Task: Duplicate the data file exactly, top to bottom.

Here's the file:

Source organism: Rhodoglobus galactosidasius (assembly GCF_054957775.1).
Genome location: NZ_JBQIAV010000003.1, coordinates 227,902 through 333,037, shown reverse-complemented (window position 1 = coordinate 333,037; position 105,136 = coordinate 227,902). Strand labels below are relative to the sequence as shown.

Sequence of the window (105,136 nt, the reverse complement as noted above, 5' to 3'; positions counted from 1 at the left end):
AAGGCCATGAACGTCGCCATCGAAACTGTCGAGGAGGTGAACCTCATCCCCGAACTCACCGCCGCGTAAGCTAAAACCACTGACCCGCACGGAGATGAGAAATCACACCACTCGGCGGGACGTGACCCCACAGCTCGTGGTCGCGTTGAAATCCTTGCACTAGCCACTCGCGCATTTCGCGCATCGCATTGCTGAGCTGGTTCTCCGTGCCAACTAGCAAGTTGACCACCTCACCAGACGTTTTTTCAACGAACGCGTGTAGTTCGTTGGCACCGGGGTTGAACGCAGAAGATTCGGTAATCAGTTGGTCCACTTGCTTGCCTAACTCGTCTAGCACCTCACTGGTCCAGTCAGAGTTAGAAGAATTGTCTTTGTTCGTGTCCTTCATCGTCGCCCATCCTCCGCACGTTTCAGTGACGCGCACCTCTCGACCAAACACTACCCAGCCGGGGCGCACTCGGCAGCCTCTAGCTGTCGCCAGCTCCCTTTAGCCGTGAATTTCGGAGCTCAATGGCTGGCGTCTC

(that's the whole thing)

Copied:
Source organism: Rhodoglobus galactosidasius (assembly GCF_054957775.1).
Genome location: NZ_JBQIAV010000003.1, coordinates 227,902 through 333,037, shown reverse-complemented (window position 1 = coordinate 333,037; position 105,136 = coordinate 227,902). Strand labels below are relative to the sequence as shown.

Sequence of the window (105,136 nt, the reverse complement as noted above, 5' to 3'; positions counted from 1 at the left end):
AAGGCCATGAACGTCGCCATCGAAACTGTCGAGGAGGTGAACCTCATCCCCGAACTCACCGCCGCGTAAGCTAAAACCACTGACCCGCACGGAGATGAGAAATCACACCACTCGGCGGGACGTGACCCCACAGCTCGTGGTCGCGTTGAAATCCTTGCACTAGCCACTCGCGCATTTCGCGCATCGCATTGCTGAGCTGGTTCTCCGTGCCAACTAGCAAGTTGACCACCTCACCAGACGTTTTTTCAACGAACGCGTGTAGTTCGTTGGCACCGGGGTTGAACGCAGAAGATTCGGTAATCAGTTGGTCCACTTGCTTGCCTAACTCGTCTAGCACCTCACTGGTCCAGTCAGAGTTAGAAGAATTGTCTTTGTTCGTGTCCTTCATCGTCGCCCATCCTCCGCACGTTTCAGTGACGCGCACCTCTCGACCAAACACTACCCAGCCGGGGCGCACTCGGCAGCCTCTAGCTGTCGCCAGCTCCCTTTAGCCGTGAATTTCGGAGCTCAATGGCTGGCGTCTC